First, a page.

back to article Cosmic ray source riddle mystery now even more mysterious

Boffins are now even more puzzled about where high-energy cosmic rays come from after a new study showed that gamma ray bursts are probably not to blame. Cosmic rays hitting Earth Cosmic rays hitting Earth. Credit: NSF/J. Yang Astroboffins only had two theories about what causes cosmic rays, which regularly penetrate Earth …


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  1. Anonymous Coward
    Anonymous Coward

    Yes, but surely the more important question is

    Did they find anyone who had been bombarded by cosmic rays and could:

    Stretch their anatomy

    Produce flames from any part of their body

    Had all bodily organic matter turn to stone

    Act badly, sorry I'm thinking of the film, I meant turn invisible and create "force fields"

    And did they find anyone named Norrin with shiny silver skin?

    1. Anonymous Coward
      Anonymous Coward

      Re: Yes, but surely the more important question is

      Yes, yes they did.

  2. Filippo Silver badge

    My theory

    Stray shots from alien spaceship battles.

  3. This post has been deleted by its author

    1. Chris Miller

      Whatever produces cosmic rays would reasonably be expected to produce copious amounts of gamma rays and neutrinos. I think what they're saying is that there's no burst of neutrinos detected that can be linked to GRBs, so they can't be the source of cosmic rays.

      Useless factoid of the day: the highest energy cosmic rays consist of a proton/other atomic nucleus having the kinetic energy of a tennis ball served by a Wimbledon ace.

      1. TeeCee Gold badge

        "...of a tennis ball served by a Wimbledon ace."

        So what's with the big ice cube and looking for blue glows then? Can't they just lay down a few white lines and look for puffs of chalk dust?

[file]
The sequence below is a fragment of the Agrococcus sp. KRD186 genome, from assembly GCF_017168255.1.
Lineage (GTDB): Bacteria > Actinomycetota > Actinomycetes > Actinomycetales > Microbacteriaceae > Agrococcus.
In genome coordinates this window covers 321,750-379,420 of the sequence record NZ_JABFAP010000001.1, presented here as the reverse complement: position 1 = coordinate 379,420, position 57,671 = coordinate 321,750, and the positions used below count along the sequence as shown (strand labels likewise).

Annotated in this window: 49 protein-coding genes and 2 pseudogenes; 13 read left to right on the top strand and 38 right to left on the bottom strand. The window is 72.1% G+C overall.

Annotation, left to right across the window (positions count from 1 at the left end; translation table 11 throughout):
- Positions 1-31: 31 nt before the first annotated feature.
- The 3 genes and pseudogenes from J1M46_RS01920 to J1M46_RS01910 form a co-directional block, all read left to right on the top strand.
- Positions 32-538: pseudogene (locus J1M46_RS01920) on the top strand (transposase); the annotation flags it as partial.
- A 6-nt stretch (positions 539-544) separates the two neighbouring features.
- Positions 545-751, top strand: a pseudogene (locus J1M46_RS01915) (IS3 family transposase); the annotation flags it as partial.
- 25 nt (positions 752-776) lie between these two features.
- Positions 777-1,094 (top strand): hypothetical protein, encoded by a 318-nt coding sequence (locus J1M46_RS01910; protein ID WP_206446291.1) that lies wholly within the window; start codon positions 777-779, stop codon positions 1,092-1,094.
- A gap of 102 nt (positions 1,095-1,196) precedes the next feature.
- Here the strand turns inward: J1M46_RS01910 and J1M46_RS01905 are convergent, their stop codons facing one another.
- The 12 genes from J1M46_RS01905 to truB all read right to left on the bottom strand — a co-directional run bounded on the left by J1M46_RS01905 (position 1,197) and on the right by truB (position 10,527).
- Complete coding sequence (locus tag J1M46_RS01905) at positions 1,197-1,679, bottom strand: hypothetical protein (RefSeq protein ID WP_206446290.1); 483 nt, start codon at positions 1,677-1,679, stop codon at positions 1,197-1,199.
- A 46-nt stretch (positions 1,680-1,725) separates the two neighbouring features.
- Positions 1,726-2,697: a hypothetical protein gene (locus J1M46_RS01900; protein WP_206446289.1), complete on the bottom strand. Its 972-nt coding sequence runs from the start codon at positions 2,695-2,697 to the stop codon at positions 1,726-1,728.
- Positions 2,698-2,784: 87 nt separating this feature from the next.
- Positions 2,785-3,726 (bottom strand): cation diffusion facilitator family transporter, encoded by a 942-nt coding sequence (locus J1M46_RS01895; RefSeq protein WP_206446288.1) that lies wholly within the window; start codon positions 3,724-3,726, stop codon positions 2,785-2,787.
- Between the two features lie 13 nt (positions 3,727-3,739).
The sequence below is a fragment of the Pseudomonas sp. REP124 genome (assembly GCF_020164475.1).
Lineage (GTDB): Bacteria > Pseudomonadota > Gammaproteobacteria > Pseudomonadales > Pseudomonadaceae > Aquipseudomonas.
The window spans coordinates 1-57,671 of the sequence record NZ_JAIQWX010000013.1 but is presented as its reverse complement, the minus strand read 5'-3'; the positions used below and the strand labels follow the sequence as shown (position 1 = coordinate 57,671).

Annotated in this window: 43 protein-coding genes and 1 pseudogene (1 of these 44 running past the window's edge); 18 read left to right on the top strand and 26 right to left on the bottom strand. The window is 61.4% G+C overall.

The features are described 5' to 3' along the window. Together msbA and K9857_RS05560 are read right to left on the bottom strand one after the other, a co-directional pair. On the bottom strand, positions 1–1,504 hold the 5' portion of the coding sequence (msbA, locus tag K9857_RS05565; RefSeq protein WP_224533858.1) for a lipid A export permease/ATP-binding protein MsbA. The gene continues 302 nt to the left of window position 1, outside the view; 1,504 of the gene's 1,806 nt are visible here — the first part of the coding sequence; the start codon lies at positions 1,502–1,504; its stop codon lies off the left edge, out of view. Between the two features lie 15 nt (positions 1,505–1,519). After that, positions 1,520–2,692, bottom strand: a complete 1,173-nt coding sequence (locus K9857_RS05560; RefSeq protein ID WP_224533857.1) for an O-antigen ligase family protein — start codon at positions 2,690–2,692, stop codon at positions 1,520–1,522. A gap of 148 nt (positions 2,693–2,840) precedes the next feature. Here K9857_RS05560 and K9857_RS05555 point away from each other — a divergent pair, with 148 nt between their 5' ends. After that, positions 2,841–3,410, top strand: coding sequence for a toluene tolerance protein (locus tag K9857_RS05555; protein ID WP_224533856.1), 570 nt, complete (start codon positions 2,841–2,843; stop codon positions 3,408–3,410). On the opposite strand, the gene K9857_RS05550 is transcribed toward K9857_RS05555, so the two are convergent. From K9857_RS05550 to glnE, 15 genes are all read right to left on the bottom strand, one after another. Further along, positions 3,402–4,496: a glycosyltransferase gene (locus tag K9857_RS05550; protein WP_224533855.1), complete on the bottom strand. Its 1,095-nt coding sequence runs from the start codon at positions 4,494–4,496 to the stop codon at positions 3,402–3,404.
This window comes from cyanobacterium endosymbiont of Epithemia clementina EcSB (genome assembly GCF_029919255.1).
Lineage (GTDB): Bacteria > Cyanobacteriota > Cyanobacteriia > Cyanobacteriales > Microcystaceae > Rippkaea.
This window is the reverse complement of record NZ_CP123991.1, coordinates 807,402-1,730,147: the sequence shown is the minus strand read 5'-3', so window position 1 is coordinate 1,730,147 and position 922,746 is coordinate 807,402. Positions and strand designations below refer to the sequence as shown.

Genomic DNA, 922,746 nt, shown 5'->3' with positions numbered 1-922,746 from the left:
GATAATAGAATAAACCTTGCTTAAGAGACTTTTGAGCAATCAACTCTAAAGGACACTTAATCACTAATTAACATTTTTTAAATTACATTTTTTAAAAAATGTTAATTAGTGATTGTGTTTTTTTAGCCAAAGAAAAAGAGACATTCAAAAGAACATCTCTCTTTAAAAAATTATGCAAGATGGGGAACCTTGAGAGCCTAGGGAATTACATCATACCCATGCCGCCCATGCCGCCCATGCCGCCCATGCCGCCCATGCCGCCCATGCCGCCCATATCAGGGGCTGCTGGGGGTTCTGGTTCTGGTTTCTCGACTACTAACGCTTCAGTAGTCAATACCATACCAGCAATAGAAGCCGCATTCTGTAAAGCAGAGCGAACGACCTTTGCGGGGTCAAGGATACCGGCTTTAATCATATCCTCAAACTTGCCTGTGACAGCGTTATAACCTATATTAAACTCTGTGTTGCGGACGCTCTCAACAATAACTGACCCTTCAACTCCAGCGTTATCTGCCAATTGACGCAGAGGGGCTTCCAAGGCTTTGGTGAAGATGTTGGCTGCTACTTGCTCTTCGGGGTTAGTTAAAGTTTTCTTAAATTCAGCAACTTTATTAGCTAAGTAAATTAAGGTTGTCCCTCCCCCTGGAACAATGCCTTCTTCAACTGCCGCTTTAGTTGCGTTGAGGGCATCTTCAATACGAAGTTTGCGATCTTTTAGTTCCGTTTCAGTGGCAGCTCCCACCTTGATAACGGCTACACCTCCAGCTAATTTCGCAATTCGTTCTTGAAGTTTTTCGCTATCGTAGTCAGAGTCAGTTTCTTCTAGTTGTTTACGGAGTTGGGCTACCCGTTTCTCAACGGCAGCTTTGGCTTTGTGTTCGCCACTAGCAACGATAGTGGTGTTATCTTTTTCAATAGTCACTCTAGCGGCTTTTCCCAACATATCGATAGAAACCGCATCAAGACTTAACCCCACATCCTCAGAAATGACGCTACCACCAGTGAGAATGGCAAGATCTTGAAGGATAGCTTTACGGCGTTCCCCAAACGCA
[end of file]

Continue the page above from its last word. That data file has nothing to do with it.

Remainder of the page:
1. mccp

          Even better, use Hawkeye - then they could track the particle's route back to source.

          (Mine's the one with the ball boy in the pocket).

        2. Stoneshop Silver badge

          "chalk dust"

          Then let's keep John McEnroe away from this detector.

    2. Rob Carriere

      "Gamma ray burst" is a name for an astronomical phenomenon. These things produce large amounts of gamma rays for brief periods, hence the name. And apparently the models for how they work say that _if_ they also produce cosmic rays, then they must produce neutrinos. No neutrinos observed, therefore no cosmic rays. (Or the model is wrong, but it would take a different experiment to show that.)

      So the answer to your question is 'neither'. There is a theory that says that gamma rays, neutrinos and cosmic rays may all be co-produced by a GRB and that theory is now less plausible, because the neutrinos are missing.

  4. wiggers


    "...while searching for the neutrinos that are believed to be linked with cosmic ray generation, and found none."

    Did they remember to turn it on?

  5. The Axe

    James Bond

    Is it me or does the Ice Cube Observatory look like it's come straight out of a James Bond film? Looks like a classic evil henchman's lair.

    1. A. Coatsworth
      Thumb Up

      Re: James Bond

      It reminded me of the Siberian missions in Goldeneye (the video game)... the only thing missing is a blocky Spetnaz dude making cartwheels

      1. Chris Glen-smith

        Re: James Bond

        I was thinking Thunderbirds, right down to the dark image. Uh oh! Is the crude looking mechanical reactor temperature indicator moving up rather jerkily?

  6. andy 45

    @AC - No, more importantly.

    Have these bursts of Gamma rays made anyone turn green, rip off their shirt and parade around the streets turning cars over?

    1. Graham Dawson Silver badge

      Re: @AC - No, more importantly.

      Boris Johnson?

  7. Anonymous Coward
    Anonymous Coward

    Energy, Dark Energy, now Mysterious Blue Energy?

    Weapon potential apparently

  8. Bill Neal

    the IceCube detector

    I'm sure I have one in my freezer. Never seen it blue though, probably because of earth's natural protection at subtropical latitudes

  9. alpine


    Wow, weird looking place. is that where Superman grew up?

  10. Pete the not so great

    Intergalactic soap operas?

    Extra-solar enders

  11. Anonymous Coward
    Anonymous Coward

    Only one solution...

    ...they are made of flying spaghetti.

  12. Anonymous Coward
    Anonymous Coward

    Gamma bursts

    It's obviously starships dropping out of FTL travel using Alcubierre drives.

  13. Richard Pennington 1

    The faint blue light ...

    The faint blue light is caused when neutrinos interact with the atoms in the ice, causing electrically charged particles (electrons and/or bits of nucleus) to recoil faster than the speed of light (in the ice, where the speed of light is slower than in a vacuum). It's called Cerenkov radiation.